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Amnesty: Qatar Migrant Workers Face Unpaid Wages, Dire Conditions

Amnesty: Qatar Migrant Workers Suffering Unpaid Wages, Dire Conditions
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Amnesty: Qatar Migrant Workers Suffering Unpaid Wages, Dire Conditions

Thousands of migrant workers in Qatar are not getting paid by their employers and are being forced to live in dire conditions, according to Amnesty International.

Despite pledging to overhaul labor laws for migrants in 2018, Amnesty said the Qatari government has failed to implement its policies on unpaid wages, as the kafala employment system continues to give companies wide-ranging powers over migrant employees.

With Qatar due to host the FIFA World Cup in 2022, the human rights group is calling on the international community to put more pressure on the Gulf state to improve the conditions for its estimated 2 million migrant workers.

The country’s successful World Cup bid has drawn attention to the plight of migrant workers, with many of them now involved in building stadiums and infrastructure.

Great on paper

Following global criticism, Qatar agreed to establish committees to resolve labor disputes and set up an insurance fund to support workers taking legal action against their employers.

“Things on paper look great. However, the reality on the ground is once they do not get their wages and they try to take their cases to court, they are stuck in a long legal battle, still taking between three and eight months to get a court judgment," said Amnesty's May Romanos. "And even then, the money is not guaranteed at the end. Many of them either give up hope and go back home with nothing, or stay in Qatar living in dire conditions hoping that this money would come."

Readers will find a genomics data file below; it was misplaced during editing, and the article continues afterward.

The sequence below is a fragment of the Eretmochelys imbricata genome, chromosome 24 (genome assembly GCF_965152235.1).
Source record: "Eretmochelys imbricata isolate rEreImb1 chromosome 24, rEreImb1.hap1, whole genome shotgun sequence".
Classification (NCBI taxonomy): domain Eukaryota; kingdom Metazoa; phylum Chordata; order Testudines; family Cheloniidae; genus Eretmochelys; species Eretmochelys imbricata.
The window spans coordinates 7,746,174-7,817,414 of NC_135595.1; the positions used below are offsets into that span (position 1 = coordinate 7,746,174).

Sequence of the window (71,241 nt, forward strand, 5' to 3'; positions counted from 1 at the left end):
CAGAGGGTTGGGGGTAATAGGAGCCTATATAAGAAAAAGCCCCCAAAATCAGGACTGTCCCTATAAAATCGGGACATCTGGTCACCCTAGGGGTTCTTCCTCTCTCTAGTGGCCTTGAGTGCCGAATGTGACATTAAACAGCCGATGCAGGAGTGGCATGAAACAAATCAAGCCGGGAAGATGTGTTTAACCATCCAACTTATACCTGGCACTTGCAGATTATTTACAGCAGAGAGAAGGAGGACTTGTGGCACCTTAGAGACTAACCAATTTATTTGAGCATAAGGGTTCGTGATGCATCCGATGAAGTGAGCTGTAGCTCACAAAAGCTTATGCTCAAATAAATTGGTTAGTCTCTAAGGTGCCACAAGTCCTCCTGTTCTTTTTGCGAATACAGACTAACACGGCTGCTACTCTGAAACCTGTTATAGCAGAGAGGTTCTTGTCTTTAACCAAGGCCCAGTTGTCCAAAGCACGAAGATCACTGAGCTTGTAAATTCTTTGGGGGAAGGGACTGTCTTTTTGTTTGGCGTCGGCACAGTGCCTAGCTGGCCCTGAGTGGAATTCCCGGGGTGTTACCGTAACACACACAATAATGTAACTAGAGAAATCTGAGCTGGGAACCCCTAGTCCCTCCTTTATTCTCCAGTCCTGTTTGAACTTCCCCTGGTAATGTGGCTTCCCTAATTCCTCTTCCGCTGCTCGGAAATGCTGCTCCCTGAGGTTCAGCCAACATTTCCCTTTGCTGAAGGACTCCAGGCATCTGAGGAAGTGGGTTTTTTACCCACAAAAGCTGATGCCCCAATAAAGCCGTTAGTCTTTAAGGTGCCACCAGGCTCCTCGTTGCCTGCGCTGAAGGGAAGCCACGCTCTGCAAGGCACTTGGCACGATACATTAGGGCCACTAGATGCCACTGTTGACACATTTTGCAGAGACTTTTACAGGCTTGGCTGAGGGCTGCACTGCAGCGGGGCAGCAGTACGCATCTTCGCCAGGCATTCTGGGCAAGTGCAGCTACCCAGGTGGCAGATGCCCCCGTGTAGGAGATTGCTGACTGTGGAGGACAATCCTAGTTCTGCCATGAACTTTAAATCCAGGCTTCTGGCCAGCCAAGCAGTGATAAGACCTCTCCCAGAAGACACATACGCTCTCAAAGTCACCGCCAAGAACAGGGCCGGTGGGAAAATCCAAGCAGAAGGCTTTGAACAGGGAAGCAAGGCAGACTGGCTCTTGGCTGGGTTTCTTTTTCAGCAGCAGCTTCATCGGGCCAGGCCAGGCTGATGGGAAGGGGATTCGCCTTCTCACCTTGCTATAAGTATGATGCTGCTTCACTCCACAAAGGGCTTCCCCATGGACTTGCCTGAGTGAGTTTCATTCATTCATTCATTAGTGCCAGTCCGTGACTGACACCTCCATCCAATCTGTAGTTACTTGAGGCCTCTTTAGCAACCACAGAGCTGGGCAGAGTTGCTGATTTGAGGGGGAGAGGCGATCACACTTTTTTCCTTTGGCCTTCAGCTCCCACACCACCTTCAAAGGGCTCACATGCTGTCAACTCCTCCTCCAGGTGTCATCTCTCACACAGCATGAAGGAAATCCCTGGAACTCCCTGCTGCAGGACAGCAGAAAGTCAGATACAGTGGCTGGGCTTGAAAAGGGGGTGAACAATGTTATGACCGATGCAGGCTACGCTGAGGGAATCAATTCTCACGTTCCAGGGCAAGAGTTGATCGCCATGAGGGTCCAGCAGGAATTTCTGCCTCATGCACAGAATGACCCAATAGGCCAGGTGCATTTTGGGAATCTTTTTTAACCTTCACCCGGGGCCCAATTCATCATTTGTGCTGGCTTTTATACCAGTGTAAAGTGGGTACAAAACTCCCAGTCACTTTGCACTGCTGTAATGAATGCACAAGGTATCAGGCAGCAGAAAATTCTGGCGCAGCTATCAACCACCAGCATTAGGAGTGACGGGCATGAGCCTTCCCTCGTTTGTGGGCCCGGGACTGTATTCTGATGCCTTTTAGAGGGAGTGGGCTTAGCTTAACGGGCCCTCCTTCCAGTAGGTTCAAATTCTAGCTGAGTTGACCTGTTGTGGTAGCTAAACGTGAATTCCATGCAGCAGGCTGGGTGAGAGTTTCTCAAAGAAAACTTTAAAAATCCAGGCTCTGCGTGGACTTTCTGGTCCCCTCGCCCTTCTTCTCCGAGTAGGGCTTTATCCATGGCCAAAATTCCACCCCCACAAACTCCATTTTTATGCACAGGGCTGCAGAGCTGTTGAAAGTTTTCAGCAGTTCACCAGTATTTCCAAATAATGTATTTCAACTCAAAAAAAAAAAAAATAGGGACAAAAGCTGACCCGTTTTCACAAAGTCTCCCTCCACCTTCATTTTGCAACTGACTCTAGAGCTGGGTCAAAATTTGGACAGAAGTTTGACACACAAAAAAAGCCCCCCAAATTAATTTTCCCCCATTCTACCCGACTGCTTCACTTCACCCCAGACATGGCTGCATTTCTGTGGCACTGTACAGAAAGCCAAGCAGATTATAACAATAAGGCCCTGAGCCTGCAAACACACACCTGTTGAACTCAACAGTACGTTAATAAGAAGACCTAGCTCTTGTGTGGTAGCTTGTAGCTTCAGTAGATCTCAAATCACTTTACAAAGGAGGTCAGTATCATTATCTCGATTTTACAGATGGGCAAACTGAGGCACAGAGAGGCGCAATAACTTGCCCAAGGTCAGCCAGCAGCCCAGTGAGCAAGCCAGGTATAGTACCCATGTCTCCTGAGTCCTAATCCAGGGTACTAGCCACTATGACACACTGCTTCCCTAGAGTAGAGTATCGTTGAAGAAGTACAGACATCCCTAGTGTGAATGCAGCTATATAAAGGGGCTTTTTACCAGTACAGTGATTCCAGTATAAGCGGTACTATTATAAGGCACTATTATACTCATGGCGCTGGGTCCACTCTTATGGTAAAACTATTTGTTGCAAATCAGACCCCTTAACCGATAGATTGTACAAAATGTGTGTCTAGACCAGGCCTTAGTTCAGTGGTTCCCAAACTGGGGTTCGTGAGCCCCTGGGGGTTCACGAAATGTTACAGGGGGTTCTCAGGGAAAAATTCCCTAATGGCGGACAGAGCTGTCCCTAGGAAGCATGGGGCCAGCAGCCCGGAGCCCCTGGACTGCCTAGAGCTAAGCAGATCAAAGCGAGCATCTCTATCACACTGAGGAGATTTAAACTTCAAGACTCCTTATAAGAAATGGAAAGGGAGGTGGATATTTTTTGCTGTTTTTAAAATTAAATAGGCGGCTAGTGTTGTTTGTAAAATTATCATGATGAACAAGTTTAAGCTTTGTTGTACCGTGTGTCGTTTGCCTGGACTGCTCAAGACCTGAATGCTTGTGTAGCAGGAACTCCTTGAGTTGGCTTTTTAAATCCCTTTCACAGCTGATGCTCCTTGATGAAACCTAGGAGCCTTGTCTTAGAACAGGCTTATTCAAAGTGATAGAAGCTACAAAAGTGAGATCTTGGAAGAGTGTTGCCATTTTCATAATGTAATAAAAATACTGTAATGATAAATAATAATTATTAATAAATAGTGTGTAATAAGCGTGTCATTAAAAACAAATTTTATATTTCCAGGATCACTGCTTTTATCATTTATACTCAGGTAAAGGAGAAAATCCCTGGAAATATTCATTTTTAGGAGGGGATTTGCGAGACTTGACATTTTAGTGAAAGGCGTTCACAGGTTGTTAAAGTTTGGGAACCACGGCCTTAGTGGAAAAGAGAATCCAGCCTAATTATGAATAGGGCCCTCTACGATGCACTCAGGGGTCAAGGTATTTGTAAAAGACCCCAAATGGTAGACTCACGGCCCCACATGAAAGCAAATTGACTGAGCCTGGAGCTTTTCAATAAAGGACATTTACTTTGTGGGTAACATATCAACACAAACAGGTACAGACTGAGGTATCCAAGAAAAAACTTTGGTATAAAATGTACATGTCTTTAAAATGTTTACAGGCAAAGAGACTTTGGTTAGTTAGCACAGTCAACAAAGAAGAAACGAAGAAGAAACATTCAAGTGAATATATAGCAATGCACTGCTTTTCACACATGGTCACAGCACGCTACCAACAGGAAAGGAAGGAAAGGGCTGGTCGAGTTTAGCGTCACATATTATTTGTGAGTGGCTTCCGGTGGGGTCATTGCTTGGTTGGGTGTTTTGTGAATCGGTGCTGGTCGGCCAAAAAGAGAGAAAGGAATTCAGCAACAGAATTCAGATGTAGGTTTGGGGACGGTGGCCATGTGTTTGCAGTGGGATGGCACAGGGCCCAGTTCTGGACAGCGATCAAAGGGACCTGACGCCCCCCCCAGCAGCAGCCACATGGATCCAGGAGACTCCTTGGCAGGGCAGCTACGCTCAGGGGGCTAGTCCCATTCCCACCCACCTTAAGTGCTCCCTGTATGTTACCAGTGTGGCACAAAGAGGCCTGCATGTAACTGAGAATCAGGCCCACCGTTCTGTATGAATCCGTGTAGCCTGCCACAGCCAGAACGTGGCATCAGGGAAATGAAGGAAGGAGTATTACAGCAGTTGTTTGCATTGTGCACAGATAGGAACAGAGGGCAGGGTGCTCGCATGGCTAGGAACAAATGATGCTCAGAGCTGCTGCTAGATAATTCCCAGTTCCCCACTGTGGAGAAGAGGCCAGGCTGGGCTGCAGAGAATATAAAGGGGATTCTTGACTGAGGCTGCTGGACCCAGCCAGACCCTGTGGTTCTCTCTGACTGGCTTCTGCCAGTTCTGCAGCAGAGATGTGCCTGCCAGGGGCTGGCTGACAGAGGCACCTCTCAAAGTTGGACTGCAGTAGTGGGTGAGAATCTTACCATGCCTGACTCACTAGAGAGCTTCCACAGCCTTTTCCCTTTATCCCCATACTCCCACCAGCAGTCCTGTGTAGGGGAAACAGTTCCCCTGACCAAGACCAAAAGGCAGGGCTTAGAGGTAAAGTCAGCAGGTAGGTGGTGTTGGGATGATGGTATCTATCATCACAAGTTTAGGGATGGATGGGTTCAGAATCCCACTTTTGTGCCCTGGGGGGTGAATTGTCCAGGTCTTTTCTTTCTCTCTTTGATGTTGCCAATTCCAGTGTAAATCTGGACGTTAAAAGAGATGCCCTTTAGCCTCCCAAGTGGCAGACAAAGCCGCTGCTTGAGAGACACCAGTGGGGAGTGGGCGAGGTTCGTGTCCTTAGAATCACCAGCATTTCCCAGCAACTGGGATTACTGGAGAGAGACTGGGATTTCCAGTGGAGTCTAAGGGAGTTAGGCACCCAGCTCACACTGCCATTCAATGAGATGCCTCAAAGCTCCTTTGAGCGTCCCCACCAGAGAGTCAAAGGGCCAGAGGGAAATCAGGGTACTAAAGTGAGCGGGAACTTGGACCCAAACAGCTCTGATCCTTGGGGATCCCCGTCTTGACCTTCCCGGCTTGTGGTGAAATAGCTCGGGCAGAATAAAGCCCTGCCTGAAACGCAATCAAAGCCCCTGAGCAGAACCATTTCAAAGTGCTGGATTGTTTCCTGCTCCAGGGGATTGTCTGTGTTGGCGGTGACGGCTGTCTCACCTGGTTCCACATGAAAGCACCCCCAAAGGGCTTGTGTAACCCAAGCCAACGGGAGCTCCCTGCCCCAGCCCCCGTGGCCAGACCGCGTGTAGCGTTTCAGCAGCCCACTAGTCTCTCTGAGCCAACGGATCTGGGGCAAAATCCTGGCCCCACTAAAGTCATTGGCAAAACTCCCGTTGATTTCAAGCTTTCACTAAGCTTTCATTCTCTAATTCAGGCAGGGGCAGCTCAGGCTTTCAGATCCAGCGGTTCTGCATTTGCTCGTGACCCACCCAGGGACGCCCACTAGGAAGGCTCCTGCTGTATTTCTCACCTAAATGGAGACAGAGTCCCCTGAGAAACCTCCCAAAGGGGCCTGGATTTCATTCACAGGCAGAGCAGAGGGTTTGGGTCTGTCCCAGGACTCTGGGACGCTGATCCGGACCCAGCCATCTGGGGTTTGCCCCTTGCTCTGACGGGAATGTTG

Amnesty followed the cases of more than 2,000 migrant workers working for three agencies in the construction and cleaning sectors: Hamton International, Hamad bin Khaled bin Hamad (HKH), and United Cleaning. The agencies stopped paying wages, citing financial difficulties, before ceasing operations and ending their contracts. While some workers received limited compensation, most went home with nothing.

“They are not paid. They have interest loans back home, which means that they are in debt. They are not paid in Qatar. They struggle. They can't leave. They live in dire conditions in the camp — no food, no water, no electricity,” Romanos said.

Planned reforms

The Qatari government insists it has made meaningful reforms, and claims it has intervened to help migrants settle with their employers. Amnesty says there is an urgent need for more judges to speed up the committee hearings and for the compensation fund to be fully operational.

Romanos fears global attention will fall away after the 2022 World Cup. “We believe the window of opportunity is closing down. If things are not changing within the maximum next year or so, I think there will not be any more opportunity to change the system.”

As the construction projects near completion, Amnesty predicts the largely male migrant workforce could be replaced with female workers for the service and tourism sectors, who could be vulnerable to further exploitation.